With the above observations, it seems that the Pope has given us valuable insights in how this ‘sin of the century’ can be stopped and set aright once again. First we must convince ourselves and teach our children that sin is always an offense against God, even when we sin against other human beings. We must take full responsibility of our actions and realize that we have freewill. We must also recognize that moral truth is objective and not subjective: it is not relative to cultures and times. Lastly, we must make efforts to have these truths taught once again in our schools and reflected in the media as well as in the family.

The French poet, Victor Hugo, once stated that, “Conscience is God present in man.” Let us then have a good conscience and make use of God’s Sacrament of Reconciliation.

I Am Who I Say I Am: Who are you to judge?


The United States is a great place to live because you can be anything that you want or be whatever you think you are. Therefore, I have decided that I am The Invisible Man. Thanks to transgenderism, nobody can tell me that I am not The Invisible Man and they must respect my feelings on this. I can go wherever I want and nobody can see me or tell me that they see me because, since I am invisible, they would be saying hurtful and hateful things which I would immediately take them to court in order to ensure that my rights not be violated.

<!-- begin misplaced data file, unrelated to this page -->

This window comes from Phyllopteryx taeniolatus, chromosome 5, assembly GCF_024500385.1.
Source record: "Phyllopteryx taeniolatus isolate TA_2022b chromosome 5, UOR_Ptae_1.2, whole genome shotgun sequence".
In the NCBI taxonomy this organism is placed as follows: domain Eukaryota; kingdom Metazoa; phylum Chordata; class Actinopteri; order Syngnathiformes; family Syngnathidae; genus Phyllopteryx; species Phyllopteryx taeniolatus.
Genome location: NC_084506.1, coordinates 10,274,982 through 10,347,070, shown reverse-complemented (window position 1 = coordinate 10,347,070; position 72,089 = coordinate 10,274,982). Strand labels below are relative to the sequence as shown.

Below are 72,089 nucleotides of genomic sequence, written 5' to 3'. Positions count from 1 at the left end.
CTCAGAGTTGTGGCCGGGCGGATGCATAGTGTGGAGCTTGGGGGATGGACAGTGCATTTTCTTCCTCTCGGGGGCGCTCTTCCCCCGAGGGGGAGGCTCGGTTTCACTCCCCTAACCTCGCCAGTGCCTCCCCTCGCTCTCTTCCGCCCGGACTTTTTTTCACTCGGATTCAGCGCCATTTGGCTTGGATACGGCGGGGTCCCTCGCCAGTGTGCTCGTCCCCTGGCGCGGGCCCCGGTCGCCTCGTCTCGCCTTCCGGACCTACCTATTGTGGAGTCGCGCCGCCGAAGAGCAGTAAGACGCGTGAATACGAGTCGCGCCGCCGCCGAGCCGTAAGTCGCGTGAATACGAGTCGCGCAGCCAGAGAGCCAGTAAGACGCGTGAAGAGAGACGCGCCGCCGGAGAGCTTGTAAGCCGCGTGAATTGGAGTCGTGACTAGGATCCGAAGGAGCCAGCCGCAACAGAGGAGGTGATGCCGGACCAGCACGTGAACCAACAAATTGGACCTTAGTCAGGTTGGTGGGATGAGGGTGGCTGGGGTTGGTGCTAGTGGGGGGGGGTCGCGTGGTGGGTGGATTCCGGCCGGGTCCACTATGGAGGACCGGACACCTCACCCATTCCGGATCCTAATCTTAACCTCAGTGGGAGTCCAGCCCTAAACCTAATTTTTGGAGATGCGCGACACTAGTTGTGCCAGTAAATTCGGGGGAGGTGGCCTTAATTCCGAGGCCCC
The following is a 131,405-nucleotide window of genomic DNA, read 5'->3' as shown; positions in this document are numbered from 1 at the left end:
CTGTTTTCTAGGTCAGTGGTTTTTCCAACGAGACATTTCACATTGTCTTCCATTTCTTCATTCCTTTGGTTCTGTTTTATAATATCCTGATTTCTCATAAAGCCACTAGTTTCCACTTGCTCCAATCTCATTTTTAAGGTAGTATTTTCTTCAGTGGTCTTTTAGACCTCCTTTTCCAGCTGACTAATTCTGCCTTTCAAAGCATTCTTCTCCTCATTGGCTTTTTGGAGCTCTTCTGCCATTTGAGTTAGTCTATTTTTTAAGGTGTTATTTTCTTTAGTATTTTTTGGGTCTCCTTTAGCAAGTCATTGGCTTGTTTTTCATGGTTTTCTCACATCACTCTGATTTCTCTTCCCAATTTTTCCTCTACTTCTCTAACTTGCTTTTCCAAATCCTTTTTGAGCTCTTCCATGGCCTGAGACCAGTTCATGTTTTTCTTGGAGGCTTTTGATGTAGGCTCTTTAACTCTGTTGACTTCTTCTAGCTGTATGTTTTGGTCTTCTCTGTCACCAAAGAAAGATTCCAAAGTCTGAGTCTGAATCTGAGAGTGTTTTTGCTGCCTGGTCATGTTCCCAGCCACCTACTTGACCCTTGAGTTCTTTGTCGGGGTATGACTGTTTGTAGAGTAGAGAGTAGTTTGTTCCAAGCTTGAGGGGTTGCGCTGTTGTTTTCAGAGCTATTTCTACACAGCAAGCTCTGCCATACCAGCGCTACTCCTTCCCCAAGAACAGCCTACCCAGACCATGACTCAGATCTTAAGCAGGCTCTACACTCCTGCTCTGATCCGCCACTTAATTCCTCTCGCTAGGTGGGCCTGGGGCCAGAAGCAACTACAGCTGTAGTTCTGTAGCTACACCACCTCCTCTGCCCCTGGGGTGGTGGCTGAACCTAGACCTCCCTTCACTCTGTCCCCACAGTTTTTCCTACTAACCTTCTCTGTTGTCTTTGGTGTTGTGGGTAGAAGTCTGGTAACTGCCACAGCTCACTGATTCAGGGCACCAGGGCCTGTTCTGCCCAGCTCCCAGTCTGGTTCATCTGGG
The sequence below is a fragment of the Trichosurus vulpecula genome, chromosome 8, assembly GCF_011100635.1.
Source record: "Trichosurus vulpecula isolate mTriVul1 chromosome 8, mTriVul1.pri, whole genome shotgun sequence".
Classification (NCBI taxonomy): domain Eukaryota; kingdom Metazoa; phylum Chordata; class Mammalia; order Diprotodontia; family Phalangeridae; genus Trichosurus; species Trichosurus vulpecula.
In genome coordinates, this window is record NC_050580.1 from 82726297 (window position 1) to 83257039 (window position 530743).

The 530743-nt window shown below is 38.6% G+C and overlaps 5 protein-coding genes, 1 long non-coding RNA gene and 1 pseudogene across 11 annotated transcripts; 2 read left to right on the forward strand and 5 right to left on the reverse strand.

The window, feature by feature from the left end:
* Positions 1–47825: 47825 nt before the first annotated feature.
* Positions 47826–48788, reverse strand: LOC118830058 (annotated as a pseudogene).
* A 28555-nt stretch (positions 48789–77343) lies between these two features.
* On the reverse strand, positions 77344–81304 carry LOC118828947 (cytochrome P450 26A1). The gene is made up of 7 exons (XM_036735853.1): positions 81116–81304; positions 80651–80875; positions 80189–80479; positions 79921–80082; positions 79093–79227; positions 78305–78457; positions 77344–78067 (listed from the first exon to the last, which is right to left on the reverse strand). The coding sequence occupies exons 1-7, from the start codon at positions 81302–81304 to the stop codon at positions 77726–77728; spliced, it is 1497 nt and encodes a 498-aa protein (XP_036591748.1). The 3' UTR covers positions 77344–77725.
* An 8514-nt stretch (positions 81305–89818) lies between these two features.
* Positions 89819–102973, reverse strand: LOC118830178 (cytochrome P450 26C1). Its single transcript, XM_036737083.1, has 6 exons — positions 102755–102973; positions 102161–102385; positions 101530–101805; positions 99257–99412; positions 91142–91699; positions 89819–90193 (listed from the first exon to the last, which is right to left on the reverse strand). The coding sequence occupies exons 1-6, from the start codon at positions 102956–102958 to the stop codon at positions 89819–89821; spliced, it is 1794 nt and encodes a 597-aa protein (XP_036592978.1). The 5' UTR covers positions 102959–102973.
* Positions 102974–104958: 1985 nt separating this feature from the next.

Though some people might complain that it is obvious that I am not invisible, the law says that since I think that I am invisible such prejudicial and blatantly hateful speech such as this just cannot be tolerated. Who are they to judge? I am the one who says I am invisible and they must respect my judgement on this. I must admit that I am not the first one to discover the beauty inherent in this national move to respect an individual’s belief in something that is not apparent to others. Walter Williams, in fact, thinks that he is a springbok:

Recently, Bishop Paprocki came up with this, which, should it take root in the United States, would bring logic into play. So be wary and know that such thoughts are out there and should they take hold then we will all be forced to live in a society that is ruled by reason instead of personal feelings. So this is what the Bishop said in part: